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Courtesy Sam Roach
Frisco's grain elevators
The Roach Grain and Elevator Co., operated by Emmett Dillard Roach from 1915-1922, burned in 1922.
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Photo by Christal Howard
Frisco's grain elevators
The two existing grain elevators are located north of Main Street and east of John W. Elliott Drive.
Although farming has not been a part of Frisco’s culture in many years, the city’s agricultural roots are preserved by the presence of the grain elevators on the north side of Main Street, near the railroad tracks.
According to the Frisco Heritage Association, the Frisco grain elevators still in existence—one is metal and the other concrete—were constructed in the late 1940s and early 1950s by Continental Grain.
The history of grain elevators in Frisco extends much farther than that, however.
The land on the west side of the railroad tracks, bordered by John Elliott Drive, served as an agricultural hub for the city’s flourmills, cotton gins and grain storage operations.
A grain elevator has been in existence in the same place since the early 1900s, but it burned—a common fate for early facilities—and was rebuilt by different owners throughout the years.
Longtime Frisco resident Sam Roach said his grandfather, Emmett Dillard Roach, bought the original grain elevator around 1915—named Roach Grain & Elevator Co.—before it burned in 1922.
“It was his pride and joy,” said Roach, who knew about the grain elevator but never got the chance to discuss it with his grandfather, who died when Roach was young. “It was the biggest one probably between Sherman and Dallas,” he said.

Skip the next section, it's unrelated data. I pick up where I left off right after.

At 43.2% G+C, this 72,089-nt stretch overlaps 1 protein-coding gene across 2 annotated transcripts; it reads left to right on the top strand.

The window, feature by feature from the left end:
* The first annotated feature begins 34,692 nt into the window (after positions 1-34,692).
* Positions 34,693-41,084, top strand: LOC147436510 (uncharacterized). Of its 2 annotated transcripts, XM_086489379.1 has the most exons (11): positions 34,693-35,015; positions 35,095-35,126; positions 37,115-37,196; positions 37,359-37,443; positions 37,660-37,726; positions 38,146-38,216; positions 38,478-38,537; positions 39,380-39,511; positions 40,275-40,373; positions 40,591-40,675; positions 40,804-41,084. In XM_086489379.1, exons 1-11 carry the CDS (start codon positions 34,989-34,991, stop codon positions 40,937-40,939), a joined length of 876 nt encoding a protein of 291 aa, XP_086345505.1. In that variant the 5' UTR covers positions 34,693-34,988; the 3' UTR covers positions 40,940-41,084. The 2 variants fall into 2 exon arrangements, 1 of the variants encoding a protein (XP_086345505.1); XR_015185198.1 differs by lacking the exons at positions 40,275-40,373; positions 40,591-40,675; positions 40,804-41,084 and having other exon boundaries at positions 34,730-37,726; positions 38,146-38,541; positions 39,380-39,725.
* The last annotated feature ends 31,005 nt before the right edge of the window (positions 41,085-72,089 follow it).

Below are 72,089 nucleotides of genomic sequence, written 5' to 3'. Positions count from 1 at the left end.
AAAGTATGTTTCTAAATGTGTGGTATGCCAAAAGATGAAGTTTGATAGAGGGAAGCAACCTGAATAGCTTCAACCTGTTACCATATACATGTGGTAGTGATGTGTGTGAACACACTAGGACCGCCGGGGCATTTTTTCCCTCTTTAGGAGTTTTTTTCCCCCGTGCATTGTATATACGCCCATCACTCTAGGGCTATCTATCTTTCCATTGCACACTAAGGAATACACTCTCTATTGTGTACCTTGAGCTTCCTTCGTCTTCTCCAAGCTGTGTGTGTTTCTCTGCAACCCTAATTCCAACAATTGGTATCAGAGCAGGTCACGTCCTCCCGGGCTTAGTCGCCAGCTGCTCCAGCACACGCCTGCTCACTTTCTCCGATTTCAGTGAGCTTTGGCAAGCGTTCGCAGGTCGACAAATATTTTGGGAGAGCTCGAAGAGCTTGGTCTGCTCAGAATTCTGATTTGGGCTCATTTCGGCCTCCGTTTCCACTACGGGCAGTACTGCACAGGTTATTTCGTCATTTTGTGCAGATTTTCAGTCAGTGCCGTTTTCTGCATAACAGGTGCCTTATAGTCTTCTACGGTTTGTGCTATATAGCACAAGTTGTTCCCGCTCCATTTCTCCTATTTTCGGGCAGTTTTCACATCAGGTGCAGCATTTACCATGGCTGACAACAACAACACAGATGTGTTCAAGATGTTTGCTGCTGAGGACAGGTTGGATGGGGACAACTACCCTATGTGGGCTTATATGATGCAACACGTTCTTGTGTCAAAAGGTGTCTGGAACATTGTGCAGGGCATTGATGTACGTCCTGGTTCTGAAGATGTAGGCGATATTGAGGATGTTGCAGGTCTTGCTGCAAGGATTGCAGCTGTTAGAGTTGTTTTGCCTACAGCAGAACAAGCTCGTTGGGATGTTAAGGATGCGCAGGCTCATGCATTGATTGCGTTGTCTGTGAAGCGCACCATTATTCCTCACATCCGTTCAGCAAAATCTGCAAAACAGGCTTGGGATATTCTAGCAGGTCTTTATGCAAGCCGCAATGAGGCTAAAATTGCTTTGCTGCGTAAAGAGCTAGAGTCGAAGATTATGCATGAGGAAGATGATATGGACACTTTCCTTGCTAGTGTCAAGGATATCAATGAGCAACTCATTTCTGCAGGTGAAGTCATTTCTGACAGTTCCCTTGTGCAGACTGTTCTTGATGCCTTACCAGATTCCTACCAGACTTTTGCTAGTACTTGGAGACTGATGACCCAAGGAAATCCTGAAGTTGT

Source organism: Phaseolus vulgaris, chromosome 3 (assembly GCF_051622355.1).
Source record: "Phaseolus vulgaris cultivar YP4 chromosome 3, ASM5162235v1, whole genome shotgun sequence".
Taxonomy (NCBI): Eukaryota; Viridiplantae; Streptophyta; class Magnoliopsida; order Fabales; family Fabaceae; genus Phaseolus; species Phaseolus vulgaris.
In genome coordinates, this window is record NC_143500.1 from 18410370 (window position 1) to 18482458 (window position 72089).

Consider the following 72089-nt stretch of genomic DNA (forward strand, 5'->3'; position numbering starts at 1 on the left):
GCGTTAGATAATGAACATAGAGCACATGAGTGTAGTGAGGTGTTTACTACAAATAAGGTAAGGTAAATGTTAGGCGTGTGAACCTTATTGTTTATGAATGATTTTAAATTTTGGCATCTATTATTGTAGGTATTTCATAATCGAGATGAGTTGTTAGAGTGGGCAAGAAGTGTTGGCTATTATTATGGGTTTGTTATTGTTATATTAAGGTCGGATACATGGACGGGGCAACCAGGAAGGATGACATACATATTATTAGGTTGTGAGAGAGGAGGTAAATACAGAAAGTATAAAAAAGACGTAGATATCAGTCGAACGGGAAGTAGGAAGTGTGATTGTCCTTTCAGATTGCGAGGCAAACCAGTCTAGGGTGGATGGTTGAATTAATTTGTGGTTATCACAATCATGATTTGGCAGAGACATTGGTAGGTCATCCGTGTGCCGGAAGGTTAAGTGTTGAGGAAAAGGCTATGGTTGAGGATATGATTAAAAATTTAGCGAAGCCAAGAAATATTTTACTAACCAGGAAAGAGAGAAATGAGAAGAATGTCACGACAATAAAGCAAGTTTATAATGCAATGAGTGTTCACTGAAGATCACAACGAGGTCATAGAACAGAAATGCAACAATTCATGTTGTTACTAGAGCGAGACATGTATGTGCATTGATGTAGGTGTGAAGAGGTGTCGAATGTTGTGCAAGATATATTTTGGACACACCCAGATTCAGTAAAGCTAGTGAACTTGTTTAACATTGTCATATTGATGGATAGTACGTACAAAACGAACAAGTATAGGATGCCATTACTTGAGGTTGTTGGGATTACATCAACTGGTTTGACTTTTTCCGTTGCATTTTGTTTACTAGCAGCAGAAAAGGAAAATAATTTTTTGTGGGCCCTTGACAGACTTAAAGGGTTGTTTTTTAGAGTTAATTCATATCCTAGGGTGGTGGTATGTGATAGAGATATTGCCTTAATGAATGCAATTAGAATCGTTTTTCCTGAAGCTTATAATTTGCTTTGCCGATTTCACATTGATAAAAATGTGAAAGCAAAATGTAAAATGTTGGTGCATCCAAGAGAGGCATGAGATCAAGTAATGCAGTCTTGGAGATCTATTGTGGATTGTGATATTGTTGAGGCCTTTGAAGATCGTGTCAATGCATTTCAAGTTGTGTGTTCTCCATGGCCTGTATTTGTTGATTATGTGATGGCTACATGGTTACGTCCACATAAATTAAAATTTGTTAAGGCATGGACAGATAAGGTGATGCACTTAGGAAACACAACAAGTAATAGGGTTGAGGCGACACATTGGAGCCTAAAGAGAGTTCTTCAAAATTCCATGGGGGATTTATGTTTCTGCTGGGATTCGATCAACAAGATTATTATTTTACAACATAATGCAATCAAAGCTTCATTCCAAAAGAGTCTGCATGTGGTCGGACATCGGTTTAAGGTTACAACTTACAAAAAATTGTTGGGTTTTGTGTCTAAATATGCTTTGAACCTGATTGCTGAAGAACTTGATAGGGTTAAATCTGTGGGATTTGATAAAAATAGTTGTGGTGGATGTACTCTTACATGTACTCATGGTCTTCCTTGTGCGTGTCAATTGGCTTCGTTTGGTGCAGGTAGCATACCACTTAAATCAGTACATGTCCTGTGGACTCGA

Bob Griffin, who moved to Frisco at the age of 5, remembers his father and uncle running the grain elevator business that included a flour mill and corn shucking operation from 1936 to 1946.
“It was a busy place at harvest time,” Griffin said. “Grain trucks would be backed up all the way down Main Street.”
If individuals didn’t purchase harvested grain, it would be sold to and stored for the government until it was needed, Griffin said.
The practice of keeping and selling grain was tricky, however, because grain shrinks when stored, yet the delivery had to match the amount of grain paid for.
Future of the grain elevators
The grain elevator complex is now surrounded by urban development. City officials said the white concrete building is structurally sound, but the metal building is not and has not been for some time.
Officials have not yet figured out a way to tie the grain elevator area to the surrounding development.
However, that could change at some point in the future.
The council recently gave the go-ahead for city development staff members to begin a master plan of the area.
The council also agreed to allow city staff to talk to developers who may be interested in leasing and developing the white building into a restaurant or other similar facility that would suit the history of the building and the development in the surrounding area.